Several counties in the state are cloaked in smoke from fires on the coast, prompting the Idaho Department of Environmental Quality to issue warnings about unhealthy air for much of the state.
The air quality remains unhealthy in much of the West.
With massive fires scattered from Los Angeles to near the Canadian border, the entire West Coast is swathed in smoke. Many cities on the coast got some relief Tuesday as winds shifted and the apocalyptic orange skies that loomed over places like San Francisco a week ago faded to a gloomy haze.
But farther inland fires continued to churn out massive clouds of smoke that cloaked much of interior in acrid, hazardous air. The entire state of Oregon is under a smoke advisory through Thursday, warning children, the elderly and people with health conditions to stay inside. Around Portland, several school districts canceled classes Tuesday because of the smoke.
Even the haze on the East Coast is the result of the smoke from all the wildfires out west, said Michael Souza, a meteorologist with the National Weather Service in Sterling, Va.
Mr. Souza said the smoke made its way across the country because of a “perfect combination” of conditions — the way in which the jet stream was being perturbed as well as a high-pressure system that is right over the Great Lakes.
The smoke is very high up in the atmosphere, he said, and the long distance from the fires means that the Eastern United States will not see any apocalyptic skies or air quality concerns.
As Trump again rejects science, Biden calls him a ‘climate arsonist.’
With wildfires burning across the West, climate change took center stage in the race for the White House on Monday as former Vice President Joseph R. Biden Jr. called President Trump a “climate arsonist” while the president said that “I don’t think science knows” what is actually happening.
A day of dueling appearances laid out the stark differences between the two candidates, an incumbent president who has long scorned climate change as a hoax and rolled back environmental regulations and a challenger who has called for an aggressive campaign to curb the greenhouse gases blamed for increasingly extreme weather.
Mr. Trump flew to California after weeks of public silence about the flames that have forced hundreds of thousands of people from their homes, wiped out communities and forests, burned millions of acres, shrouded the region in smoke and left at least 27 people dead. But even when confronted by California’s governor and other state officials, the president insisted on attributing the crisis solely to poor forest management, not climate change.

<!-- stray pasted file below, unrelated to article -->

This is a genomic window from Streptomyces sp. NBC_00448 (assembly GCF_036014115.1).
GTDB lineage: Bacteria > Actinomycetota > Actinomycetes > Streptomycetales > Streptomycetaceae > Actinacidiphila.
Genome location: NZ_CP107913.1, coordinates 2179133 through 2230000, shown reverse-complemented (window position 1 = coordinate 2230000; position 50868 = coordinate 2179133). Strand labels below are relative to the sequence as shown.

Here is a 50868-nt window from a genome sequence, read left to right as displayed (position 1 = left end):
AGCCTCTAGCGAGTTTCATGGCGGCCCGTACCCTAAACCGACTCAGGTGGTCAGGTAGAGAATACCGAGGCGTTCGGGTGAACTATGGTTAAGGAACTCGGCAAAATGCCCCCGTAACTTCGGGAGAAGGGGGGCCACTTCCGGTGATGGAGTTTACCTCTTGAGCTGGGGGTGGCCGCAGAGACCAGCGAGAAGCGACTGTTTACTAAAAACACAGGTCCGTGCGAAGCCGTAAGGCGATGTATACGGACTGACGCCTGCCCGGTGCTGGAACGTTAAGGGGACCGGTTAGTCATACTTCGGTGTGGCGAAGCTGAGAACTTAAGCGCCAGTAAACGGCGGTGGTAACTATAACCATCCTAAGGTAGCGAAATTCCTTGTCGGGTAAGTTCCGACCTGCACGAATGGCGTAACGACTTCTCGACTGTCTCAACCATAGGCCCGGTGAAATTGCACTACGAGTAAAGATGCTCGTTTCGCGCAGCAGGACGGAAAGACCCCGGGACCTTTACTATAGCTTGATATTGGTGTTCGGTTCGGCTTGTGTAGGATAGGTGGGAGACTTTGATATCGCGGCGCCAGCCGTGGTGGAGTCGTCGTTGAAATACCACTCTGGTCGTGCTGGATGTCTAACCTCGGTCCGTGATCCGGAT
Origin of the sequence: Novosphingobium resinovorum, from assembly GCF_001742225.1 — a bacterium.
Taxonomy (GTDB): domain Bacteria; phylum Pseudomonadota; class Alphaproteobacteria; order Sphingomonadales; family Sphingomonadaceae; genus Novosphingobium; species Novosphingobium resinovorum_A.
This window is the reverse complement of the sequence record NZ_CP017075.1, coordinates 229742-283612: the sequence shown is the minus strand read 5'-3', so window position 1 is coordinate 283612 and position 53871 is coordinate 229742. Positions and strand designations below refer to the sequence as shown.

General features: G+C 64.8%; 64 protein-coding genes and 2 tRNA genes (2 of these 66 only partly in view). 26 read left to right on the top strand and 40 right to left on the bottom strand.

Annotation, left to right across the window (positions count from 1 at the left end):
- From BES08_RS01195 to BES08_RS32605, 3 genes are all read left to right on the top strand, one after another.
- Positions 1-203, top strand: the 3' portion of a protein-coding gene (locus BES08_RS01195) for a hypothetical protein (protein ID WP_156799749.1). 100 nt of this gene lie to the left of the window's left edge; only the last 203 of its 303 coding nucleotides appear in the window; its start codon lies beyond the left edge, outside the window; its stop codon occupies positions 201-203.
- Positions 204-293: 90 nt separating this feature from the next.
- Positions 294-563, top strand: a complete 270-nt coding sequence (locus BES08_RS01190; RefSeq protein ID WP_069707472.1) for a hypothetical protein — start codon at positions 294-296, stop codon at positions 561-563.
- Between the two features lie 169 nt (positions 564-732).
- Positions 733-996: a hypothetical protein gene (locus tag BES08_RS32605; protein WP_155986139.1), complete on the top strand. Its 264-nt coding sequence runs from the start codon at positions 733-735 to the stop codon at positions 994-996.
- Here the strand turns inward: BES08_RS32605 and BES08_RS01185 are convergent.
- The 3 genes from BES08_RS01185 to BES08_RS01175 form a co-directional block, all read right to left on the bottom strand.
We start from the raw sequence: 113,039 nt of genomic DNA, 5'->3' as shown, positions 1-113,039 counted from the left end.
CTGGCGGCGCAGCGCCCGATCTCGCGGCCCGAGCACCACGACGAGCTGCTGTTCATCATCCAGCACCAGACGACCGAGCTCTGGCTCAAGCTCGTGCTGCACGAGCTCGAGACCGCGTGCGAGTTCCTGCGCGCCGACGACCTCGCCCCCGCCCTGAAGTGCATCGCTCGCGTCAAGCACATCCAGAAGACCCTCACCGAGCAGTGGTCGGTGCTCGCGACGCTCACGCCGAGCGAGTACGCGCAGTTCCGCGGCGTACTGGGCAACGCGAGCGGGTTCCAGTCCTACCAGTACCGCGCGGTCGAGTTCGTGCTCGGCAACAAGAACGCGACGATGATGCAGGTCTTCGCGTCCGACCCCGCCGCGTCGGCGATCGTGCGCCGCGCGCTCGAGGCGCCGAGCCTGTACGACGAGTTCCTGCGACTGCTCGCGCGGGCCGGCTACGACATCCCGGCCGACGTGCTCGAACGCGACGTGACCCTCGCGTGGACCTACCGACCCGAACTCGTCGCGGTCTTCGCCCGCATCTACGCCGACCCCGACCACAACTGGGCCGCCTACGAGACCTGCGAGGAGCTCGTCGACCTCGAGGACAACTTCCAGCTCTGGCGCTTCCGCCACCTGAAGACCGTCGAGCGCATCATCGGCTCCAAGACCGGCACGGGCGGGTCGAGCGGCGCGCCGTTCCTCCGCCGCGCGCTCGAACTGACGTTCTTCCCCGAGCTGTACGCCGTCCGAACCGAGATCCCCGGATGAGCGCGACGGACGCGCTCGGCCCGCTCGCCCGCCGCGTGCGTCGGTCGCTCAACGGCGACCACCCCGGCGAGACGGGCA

Mr. Biden, for his part, assailed Mr. Trump’s record on the climate, asserting that the president’s inaction and denial had fed destruction, citing not just the current emergency on the West Coast but flooding in the Midwest and hurricanes along the Gulf Coast. In an outdoor speech at a museum in Wilmington, Del., the Democratic presidential nominee sought to paint a second Trump term as a danger to the nation’s suburbs, flipping an attack on him by the president.
“If we have four more years of Trump’s climate denial, how many suburbs will be burned in wildfires?” Mr. Biden asked. “How many suburban neighborhoods will have been flooded out? How many suburbs will have been blown away in superstorms? If you give a climate arsonist four more years in the White House, why would anyone be surprised if we have more of America ablaze?”
This is how climate migration will reshape America.
As wildfires burned near his home in Northern California, the climate reporter Abrahm Lustgarten asked himself: Was it finally time to leave for good?
For years, many Americans had avoided confronting the increasing environmental dangers in their own backyards: fires, hurricanes, extreme heat, rising seas.
But this year felt different. Would others finally wake up to how climate change was about to transform their lives? Would they start to relocate?
And if so, was it possible to project where we might go?
To answer these questions, he interviewed more than four dozen experts: economists and demographers, climate scientists and insurance executives, architects and urban planners, and mapped out the danger zones that will close in on Americans over the next 30 years.
What he found was a nation on the cusp of a great transformation. Across the United States, some 162 million people — nearly one in two — will most likely experience a decline in the quality of their environment, namely more heat and less water. For 93 million of them, the changes could be particularly severe, and by 2070, analysis suggests, if carbon emissions rise at extreme levels, at least four million Americans could find themselves living at the fringe, in places decidedly outside the ideal niche for human life.
Then what? One influential 2018 study, published in The Journal of the Association of Environmental and Resource Economists, suggests that one in 12 Americans in the Southern half of the country will move toward California, the Mountain West or the Northwest over the next 45 years because of climate influences alone. Such a shift in population is likely to increase poverty and widen the gulf between the rich and the poor.
Reporting was contributed by Peter Baker, Lisa Friedman, Christine Hauser, Thomas Kaplan, Dave Philipps and Alan Yuhas.